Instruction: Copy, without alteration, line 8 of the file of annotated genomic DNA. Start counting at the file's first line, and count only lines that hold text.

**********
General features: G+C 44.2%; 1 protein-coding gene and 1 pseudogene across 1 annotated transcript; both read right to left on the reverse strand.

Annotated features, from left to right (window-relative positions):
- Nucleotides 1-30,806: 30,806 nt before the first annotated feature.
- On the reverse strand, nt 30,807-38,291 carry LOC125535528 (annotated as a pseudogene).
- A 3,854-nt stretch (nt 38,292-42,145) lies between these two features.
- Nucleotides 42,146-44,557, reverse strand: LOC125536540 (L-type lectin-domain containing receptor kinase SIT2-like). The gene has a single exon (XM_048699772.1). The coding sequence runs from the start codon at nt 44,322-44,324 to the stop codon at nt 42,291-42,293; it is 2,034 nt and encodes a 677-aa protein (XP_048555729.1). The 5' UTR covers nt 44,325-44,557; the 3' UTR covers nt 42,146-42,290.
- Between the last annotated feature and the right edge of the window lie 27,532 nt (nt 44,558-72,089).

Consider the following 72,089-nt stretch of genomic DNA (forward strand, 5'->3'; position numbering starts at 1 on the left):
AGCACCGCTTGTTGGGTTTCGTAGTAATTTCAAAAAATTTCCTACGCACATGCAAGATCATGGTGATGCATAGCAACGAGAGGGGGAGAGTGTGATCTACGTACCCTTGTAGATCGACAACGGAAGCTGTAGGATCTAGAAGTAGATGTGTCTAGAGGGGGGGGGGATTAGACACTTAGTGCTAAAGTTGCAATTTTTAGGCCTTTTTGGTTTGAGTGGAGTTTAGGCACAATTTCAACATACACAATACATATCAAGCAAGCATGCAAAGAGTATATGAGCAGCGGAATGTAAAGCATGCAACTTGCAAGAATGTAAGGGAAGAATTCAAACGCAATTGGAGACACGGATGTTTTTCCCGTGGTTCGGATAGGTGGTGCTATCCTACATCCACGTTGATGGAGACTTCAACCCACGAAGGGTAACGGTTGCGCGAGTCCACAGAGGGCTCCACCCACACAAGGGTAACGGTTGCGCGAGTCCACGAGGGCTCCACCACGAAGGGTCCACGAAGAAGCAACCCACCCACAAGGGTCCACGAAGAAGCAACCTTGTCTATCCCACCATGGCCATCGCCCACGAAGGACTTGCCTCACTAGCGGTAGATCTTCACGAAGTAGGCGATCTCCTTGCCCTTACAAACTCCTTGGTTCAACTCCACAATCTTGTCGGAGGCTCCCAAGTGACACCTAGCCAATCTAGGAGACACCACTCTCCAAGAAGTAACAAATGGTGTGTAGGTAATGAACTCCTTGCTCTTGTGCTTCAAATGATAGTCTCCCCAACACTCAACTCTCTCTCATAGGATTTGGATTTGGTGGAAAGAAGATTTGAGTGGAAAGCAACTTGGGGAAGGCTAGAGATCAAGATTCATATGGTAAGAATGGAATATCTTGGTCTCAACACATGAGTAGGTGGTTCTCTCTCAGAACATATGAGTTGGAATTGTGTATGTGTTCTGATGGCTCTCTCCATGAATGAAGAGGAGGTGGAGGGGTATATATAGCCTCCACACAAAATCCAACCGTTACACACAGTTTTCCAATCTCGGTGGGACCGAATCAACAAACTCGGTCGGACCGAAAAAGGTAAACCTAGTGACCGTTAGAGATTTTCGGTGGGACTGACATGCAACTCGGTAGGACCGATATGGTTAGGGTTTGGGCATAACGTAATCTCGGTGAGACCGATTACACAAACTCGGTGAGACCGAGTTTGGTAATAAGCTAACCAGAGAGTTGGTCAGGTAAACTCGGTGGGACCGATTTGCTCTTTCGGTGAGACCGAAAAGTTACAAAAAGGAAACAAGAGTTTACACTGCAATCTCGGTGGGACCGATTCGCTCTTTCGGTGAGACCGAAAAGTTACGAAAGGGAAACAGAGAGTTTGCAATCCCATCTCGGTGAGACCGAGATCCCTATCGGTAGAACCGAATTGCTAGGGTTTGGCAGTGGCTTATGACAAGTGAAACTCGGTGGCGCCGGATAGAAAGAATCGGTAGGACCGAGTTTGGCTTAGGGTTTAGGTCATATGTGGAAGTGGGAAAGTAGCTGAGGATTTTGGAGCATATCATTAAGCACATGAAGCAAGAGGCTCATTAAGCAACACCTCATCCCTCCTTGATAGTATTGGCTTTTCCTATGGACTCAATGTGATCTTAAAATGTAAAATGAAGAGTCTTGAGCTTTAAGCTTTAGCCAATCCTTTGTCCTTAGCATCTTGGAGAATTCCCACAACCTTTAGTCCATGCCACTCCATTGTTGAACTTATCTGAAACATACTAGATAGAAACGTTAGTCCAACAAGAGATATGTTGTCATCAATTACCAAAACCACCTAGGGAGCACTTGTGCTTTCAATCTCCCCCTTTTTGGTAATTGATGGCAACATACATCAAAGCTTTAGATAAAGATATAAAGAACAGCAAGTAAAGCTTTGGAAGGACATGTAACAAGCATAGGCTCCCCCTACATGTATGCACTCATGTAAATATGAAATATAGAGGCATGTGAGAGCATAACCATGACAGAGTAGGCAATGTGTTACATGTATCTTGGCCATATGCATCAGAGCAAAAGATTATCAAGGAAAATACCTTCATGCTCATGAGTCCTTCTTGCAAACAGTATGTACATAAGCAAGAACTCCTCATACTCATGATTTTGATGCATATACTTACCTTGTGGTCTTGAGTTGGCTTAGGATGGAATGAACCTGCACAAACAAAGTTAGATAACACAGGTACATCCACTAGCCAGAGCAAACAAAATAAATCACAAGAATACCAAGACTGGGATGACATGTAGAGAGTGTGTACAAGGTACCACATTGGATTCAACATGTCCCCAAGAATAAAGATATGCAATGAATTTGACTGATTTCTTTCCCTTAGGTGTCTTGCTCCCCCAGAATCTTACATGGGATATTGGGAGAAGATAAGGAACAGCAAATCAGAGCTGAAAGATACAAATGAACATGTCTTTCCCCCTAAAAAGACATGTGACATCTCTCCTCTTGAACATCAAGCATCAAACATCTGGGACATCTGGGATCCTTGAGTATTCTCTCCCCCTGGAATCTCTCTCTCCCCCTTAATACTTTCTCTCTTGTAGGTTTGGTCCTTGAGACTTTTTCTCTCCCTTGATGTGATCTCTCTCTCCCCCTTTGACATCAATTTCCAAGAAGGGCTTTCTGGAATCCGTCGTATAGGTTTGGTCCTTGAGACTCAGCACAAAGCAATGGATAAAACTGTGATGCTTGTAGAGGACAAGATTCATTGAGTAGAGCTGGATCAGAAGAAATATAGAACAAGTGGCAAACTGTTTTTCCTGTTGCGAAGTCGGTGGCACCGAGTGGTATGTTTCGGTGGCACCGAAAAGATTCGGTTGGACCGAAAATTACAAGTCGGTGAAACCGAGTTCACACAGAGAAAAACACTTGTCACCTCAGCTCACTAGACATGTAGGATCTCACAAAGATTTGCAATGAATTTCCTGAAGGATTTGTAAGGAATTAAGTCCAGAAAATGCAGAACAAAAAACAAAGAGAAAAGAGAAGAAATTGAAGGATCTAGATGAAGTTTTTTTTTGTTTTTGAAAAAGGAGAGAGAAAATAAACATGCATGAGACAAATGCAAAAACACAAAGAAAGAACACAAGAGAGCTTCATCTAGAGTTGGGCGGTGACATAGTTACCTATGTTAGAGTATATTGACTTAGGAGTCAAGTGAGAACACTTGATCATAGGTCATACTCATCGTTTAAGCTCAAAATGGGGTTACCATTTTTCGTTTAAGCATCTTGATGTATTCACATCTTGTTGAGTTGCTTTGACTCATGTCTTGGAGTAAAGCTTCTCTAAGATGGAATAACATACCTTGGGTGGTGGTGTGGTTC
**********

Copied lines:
Consider the following 72,089-nt stretch of genomic DNA (forward strand, 5'->3'; position numbering starts at 1 on the left):